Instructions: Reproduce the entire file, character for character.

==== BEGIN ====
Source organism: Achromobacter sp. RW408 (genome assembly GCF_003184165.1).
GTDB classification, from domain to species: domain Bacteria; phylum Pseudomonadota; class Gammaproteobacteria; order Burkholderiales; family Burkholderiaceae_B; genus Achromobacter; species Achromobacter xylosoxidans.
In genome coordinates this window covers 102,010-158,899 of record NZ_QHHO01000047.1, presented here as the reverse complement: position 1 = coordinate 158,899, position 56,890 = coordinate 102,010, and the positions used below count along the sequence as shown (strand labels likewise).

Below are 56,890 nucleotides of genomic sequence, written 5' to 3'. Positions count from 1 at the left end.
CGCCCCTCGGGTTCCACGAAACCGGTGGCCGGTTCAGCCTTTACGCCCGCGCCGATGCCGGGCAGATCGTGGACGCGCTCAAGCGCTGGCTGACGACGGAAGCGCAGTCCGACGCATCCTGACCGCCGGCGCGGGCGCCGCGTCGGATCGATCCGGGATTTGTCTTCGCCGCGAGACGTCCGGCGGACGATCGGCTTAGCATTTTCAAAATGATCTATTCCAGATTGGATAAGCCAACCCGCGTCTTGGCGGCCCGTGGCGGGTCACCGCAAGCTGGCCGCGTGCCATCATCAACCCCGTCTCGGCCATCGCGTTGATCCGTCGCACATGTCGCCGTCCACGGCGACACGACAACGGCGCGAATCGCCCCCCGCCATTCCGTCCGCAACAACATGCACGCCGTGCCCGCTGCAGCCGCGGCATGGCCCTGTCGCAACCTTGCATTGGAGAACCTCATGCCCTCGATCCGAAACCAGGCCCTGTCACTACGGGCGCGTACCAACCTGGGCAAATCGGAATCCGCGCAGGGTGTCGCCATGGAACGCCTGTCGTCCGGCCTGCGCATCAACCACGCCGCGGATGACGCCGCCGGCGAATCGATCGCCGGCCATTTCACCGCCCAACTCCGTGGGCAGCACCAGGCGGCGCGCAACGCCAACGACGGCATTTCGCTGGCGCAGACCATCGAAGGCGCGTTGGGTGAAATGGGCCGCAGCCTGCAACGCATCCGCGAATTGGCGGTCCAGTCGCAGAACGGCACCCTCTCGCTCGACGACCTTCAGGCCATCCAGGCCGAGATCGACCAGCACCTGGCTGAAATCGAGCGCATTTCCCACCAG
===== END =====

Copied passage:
Source organism: Achromobacter sp. RW408 (genome assembly GCF_003184165.1).
GTDB classification, from domain to species: domain Bacteria; phylum Pseudomonadota; class Gammaproteobacteria; order Burkholderiales; family Burkholderiaceae_B; genus Achromobacter; species Achromobacter xylosoxidans.
In genome coordinates this window covers 102,010-158,899 of record NZ_QHHO01000047.1, presented here as the reverse complement: position 1 = coordinate 158,899, position 56,890 = coordinate 102,010, and the positions used below count along the sequence as shown (strand labels likewise).

Below are 56,890 nucleotides of genomic sequence, written 5' to 3'. Positions count from 1 at the left end.
CGCCCCTCGGGTTCCACGAAACCGGTGGCCGGTTCAGCCTTTACGCCCGCGCCGATGCCGGGCAGATCGTGGACGCGCTCAAGCGCTGGCTGACGACGGAAGCGCAGTCCGACGCATCCTGACCGCCGGCGCGGGCGCCGCGTCGGATCGATCCGGGATTTGTCTTCGCCGCGAGACGTCCGGCGGACGATCGGCTTAGCATTTTCAAAATGATCTATTCCAGATTGGATAAGCCAACCCGCGTCTTGGCGGCCCGTGGCGGGTCACCGCAAGCTGGCCGCGTGCCATCATCAACCCCGTCTCGGCCATCGCGTTGATCCGTCGCACATGTCGCCGTCCACGGCGACACGACAACGGCGCGAATCGCCCCCCGCCATTCCGTCCGCAACAACATGCACGCCGTGCCCGCTGCAGCCGCGGCATGGCCCTGTCGCAACCTTGCATTGGAGAACCTCATGCCCTCGATCCGAAACCAGGCCCTGTCACTACGGGCGCGTACCAACCTGGGCAAATCGGAATCCGCGCAGGGTGTCGCCATGGAACGCCTGTCGTCCGGCCTGCGCATCAACCACGCCGCGGATGACGCCGCCGGCGAATCGATCGCCGGCCATTTCACCGCCCAACTCCGTGGGCAGCACCAGGCGGCGCGCAACGCCAACGACGGCATTTCGCTGGCGCAGACCATCGAAGGCGCGTTGGGTGAAATGGGCCGCAGCCTGCAACGCATCCGCGAATTGGCGGTCCAGTCGCAGAACGGCACCCTCTCGCTCGACGACCTTCAGGCCATCCAGGCCGAGATCGACCAGCACCTGGCTGAAATCGAGCGCATTTCCCACCAG